To identify the effect of the tax credit, we leverage variation induced by a period of increased tax credit generosity in 2010 and 2011. Prior to 2010, the credit was nonrefundable, but the credit became refundable in 2010 and 2011 and reverted back to a nonrefundable credit in 2012. Most public adoptions during these two years qualified for the full value of the credit (over $13,000 per child) regardless of one’s tax liability, representing a tremendous increase in the value of the credit for parents adopting from foster care.
Using county-level data from Florida, we document an average increase of 3.2 additional public adoptions (68 percent) per county immediately before the refundable period ended. While this effect is large, estimates show relative decreases in average adoptions in the first months of 2012, suggesting a retiming of adoptions rather than new adoptions. Importantly, the response appears to be concentrated in higher-income, more populated areas. Poorer, rural counties exhibited no response to the credit’s expiration.
Chapter 3. The final chapter documents the effect of targeted federal spending at the neighborhood level on crime and is co-authored with Carl Kitchens. This dissertation analyzes the Los Angeles Promise Zone, a five square-mile area in Central Los Angeles that received Promise Zone designation in January 2014. An initiative of the U.S. Department of Housing and Urban Development, the Promise Zone program provides areas with preferred access to grants from federal agencies. Both urban and rural locales are selected based on need; the place-based program targets communities with high unemployment, high poverty, high housing costs, high crime, and poor educational opportunities.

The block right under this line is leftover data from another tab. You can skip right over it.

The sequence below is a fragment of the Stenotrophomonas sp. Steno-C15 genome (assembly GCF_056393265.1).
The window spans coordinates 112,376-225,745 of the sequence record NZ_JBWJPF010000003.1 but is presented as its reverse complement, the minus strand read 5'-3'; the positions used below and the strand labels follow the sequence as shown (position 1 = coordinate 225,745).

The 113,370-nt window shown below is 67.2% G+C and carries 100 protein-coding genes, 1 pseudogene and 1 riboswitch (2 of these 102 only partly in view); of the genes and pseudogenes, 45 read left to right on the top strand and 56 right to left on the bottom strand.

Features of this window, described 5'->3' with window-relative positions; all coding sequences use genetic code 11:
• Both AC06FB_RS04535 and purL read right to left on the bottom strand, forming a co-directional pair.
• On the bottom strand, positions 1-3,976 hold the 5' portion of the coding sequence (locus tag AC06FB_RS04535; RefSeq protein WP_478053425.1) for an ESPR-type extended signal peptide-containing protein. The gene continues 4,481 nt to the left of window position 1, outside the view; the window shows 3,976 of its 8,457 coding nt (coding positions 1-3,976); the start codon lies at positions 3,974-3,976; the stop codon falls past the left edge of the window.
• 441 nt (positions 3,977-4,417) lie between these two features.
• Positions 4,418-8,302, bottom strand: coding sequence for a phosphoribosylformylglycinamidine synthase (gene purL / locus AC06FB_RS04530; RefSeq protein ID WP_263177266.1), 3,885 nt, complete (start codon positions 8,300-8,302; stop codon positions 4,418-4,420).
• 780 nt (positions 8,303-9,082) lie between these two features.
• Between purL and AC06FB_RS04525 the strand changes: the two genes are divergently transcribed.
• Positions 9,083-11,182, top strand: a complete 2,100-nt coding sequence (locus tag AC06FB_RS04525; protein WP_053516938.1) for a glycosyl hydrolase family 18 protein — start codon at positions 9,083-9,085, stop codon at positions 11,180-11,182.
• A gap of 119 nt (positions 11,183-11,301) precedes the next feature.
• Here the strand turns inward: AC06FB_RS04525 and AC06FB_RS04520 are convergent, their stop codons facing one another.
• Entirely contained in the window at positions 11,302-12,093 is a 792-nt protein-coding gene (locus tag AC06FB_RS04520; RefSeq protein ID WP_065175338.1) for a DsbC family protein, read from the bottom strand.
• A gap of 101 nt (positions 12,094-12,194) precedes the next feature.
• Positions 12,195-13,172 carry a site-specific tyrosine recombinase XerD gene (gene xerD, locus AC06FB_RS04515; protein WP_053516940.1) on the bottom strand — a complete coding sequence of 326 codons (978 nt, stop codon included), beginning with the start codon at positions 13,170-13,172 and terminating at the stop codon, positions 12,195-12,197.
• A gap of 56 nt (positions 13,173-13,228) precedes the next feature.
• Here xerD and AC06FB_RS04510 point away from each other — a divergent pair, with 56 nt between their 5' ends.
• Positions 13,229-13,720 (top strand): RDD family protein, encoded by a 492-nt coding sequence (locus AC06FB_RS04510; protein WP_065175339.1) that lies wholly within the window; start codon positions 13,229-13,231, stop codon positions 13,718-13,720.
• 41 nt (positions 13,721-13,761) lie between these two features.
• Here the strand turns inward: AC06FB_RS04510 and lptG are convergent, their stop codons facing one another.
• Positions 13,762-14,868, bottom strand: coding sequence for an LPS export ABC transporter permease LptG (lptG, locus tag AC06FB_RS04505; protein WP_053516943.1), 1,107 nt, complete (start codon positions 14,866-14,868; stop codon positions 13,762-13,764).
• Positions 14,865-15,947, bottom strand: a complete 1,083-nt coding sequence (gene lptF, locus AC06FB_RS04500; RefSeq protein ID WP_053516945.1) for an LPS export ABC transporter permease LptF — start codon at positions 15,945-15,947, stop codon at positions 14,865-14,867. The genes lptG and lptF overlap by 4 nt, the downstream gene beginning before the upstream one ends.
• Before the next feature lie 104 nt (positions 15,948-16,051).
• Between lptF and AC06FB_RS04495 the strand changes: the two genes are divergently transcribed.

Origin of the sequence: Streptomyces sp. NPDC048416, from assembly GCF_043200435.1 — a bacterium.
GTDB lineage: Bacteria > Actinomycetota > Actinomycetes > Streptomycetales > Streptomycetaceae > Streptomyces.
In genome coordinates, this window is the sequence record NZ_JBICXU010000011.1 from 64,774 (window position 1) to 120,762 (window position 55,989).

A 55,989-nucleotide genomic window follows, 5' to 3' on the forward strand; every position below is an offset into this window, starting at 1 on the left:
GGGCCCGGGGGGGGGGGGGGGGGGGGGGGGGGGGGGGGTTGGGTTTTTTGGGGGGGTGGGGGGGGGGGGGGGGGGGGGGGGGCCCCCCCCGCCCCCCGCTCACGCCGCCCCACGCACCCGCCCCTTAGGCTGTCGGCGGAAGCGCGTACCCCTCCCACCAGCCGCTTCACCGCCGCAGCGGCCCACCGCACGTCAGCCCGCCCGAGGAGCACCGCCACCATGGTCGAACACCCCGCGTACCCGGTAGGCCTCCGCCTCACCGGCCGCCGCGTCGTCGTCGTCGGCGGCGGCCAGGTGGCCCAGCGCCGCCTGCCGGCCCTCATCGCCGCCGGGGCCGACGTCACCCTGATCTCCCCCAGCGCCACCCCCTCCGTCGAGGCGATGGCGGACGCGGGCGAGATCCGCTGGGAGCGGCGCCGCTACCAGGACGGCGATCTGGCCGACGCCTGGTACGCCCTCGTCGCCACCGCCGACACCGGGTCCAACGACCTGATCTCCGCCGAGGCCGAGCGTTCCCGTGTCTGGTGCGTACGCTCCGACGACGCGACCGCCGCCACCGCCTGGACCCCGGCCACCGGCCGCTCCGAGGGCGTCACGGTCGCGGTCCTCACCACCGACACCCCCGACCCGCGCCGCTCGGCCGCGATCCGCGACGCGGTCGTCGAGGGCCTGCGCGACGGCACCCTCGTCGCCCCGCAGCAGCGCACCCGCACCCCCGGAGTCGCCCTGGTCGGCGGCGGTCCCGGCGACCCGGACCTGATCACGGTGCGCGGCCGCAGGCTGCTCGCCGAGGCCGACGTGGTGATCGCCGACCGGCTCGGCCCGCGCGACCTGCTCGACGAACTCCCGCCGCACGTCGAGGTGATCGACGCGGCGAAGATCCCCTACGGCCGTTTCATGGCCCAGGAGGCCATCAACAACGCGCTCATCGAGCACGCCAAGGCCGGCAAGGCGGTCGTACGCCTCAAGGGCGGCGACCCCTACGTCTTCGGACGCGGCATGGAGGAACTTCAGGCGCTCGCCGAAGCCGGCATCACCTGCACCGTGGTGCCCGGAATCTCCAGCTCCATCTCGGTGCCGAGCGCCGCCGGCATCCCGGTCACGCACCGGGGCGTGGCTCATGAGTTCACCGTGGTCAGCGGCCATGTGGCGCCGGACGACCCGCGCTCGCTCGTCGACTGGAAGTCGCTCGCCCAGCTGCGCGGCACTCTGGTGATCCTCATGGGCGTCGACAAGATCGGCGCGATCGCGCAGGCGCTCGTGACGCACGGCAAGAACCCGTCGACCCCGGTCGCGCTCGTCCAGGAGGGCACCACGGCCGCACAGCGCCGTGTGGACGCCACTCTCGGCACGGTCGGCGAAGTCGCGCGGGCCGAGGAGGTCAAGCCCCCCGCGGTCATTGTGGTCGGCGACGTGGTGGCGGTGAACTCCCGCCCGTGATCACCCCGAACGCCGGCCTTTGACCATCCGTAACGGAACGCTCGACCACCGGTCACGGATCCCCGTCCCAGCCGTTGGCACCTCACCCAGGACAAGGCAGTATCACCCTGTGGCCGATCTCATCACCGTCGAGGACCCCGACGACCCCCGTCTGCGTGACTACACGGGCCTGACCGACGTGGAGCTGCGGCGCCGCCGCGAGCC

The Los Angeles Promise Zone focuses on four primary pillars: economic activity, education, public safety, and neighborhood revitalization. In its first two years, it received more than $100 million in federal grants and received more than $300 million by the end of 2019. To identify the impacts of the Promise Zone designation on criminal outcomes, the researchers combine crime-level data with geographic identifiers and information on the location and timing of the LAPZ designation. Then, the researchers compared the change in reported crimes for areas just inside and just outside the Promise Zone perimeter in a spatial difference-in-differences approach.
This results indicate that the total number of reported crimes within the Promise Zone fell after its creation in 2014 relative to nearby areas outside the boundary. Estimates indicate this fall may have been driven by decreases in the number of reported property crimes. Both of these reductions manifested three to four years after treatment. This net decrease in crime is attributed to indirect forces, such as improved educational and economic opportunity, and direct forces, including specific crime-reduction initiatives implemented by the Promise Zone.
Dr. Wallace is a graduate of Florida State University’s economics Ph.D. program, and is currently an assistant professor at Georgia College & State University. This post was based on Dr. Wallace’s dissertation abstract. You can learn more about this project here. You can learn more about Dr. Wallace here.